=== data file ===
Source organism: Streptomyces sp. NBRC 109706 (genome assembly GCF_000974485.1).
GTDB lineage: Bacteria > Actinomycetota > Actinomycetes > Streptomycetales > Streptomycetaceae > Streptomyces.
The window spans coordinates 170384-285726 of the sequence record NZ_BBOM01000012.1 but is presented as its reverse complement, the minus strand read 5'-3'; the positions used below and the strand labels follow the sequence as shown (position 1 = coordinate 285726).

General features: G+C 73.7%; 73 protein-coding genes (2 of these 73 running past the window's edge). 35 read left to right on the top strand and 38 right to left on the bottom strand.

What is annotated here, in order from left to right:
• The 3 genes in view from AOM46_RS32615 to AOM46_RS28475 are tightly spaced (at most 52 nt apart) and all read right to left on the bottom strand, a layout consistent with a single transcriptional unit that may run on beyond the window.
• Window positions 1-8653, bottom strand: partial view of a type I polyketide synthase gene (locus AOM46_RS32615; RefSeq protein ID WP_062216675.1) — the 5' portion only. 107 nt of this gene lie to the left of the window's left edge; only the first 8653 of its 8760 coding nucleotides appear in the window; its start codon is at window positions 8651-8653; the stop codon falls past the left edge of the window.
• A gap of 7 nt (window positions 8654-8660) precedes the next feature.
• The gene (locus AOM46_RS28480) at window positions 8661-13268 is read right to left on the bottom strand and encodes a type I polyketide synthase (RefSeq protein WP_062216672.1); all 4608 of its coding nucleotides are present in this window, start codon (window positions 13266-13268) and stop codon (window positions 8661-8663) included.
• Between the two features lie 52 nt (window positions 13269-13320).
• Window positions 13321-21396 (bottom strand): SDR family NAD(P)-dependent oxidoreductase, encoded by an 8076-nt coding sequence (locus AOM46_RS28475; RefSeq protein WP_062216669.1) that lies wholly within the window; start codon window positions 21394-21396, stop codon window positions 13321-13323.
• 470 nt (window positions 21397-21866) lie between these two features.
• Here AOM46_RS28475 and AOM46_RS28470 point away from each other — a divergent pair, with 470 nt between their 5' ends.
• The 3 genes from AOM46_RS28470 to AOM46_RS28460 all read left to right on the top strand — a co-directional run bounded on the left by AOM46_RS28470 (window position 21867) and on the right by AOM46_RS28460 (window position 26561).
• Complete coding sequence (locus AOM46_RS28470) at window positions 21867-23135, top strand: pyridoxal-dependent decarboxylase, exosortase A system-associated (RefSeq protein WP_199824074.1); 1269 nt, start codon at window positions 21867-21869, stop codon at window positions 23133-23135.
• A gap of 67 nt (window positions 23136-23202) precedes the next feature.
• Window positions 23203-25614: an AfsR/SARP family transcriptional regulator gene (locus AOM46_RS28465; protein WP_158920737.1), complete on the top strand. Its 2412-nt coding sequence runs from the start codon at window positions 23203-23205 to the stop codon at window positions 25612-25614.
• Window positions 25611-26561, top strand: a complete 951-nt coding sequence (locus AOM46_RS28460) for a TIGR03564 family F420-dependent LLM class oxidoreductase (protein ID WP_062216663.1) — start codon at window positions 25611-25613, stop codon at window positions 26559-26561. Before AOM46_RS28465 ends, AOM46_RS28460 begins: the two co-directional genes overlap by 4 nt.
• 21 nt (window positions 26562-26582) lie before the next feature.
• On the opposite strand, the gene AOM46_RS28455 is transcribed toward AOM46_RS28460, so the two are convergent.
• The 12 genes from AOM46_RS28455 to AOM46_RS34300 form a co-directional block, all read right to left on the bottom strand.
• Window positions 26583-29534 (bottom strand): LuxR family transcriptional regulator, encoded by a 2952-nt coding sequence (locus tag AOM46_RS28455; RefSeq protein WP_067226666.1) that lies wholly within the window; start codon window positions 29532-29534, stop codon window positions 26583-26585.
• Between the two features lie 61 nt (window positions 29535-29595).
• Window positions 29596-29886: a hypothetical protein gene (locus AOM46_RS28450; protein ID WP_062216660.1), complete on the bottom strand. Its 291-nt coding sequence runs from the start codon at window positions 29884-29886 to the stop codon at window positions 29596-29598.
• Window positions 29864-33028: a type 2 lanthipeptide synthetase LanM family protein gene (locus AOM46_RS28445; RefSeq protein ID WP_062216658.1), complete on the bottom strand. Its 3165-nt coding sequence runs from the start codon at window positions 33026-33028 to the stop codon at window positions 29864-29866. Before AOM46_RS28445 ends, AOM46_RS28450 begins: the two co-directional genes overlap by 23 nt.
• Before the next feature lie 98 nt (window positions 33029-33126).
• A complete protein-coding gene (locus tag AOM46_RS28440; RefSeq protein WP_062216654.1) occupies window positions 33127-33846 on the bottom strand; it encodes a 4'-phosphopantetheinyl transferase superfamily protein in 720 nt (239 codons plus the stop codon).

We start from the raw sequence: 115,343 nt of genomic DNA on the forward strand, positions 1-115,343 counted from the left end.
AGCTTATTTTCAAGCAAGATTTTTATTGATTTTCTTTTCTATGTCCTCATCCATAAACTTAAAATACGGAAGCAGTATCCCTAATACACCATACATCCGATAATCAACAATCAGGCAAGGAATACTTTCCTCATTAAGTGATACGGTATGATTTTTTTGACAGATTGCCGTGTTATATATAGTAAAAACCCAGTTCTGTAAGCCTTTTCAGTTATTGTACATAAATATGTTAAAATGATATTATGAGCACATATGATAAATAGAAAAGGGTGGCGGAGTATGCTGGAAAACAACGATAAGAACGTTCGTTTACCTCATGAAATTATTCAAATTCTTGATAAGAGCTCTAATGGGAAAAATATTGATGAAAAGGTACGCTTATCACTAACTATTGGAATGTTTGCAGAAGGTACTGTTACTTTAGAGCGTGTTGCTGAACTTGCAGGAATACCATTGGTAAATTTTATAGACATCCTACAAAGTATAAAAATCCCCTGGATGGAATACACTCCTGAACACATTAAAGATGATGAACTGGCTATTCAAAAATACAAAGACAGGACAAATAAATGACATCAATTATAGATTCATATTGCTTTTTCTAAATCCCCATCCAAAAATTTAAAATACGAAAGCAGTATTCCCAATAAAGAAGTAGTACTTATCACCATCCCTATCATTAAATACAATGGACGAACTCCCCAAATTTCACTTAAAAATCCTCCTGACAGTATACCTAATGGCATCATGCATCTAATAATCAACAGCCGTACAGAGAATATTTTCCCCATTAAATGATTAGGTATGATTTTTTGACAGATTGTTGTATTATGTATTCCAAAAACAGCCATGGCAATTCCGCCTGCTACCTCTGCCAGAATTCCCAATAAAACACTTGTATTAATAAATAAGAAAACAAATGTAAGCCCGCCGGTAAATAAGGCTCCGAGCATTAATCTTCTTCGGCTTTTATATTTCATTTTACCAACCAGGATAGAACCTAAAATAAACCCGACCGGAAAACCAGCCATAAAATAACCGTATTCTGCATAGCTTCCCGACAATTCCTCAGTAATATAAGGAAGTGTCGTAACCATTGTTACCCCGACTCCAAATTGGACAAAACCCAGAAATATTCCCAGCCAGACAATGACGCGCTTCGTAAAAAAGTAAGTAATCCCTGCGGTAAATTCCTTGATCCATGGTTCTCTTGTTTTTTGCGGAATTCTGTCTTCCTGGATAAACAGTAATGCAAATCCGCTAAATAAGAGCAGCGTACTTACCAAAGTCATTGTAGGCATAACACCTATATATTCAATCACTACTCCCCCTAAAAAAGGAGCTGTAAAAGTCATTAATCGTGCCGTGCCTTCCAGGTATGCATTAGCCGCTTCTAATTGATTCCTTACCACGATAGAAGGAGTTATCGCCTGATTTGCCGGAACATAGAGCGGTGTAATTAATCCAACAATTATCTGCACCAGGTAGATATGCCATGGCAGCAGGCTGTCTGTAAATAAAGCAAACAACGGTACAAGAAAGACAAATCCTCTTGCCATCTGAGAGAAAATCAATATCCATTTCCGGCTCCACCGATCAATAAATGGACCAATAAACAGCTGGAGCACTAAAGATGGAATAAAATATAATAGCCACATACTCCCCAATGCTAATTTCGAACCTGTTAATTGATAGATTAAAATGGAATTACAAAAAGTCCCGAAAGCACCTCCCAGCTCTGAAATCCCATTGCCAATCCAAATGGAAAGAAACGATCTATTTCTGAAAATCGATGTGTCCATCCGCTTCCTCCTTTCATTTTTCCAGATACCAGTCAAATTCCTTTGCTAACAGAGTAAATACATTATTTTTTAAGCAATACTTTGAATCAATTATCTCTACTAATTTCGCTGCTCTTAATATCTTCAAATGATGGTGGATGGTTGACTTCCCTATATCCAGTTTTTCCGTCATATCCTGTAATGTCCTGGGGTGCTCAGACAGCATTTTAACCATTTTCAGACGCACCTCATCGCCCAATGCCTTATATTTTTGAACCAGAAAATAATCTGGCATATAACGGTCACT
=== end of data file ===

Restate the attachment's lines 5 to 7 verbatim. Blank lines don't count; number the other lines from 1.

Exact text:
What is annotated here, in order from left to right:
• The 3 genes in view from AOM46_RS32615 to AOM46_RS28475 are tightly spaced (at most 52 nt apart) and all read right to left on the bottom strand, a layout consistent with a single transcriptional unit that may run on beyond the window.
• Window positions 1-8653, bottom strand: partial view of a type I polyketide synthase gene (locus AOM46_RS32615; RefSeq protein ID WP_062216675.1) — the 5' portion only. 107 nt of this gene lie to the left of the window's left edge; only the first 8653 of its 8760 coding nucleotides appear in the window; its start codon is at window positions 8651-8653; the stop codon falls past the left edge of the window.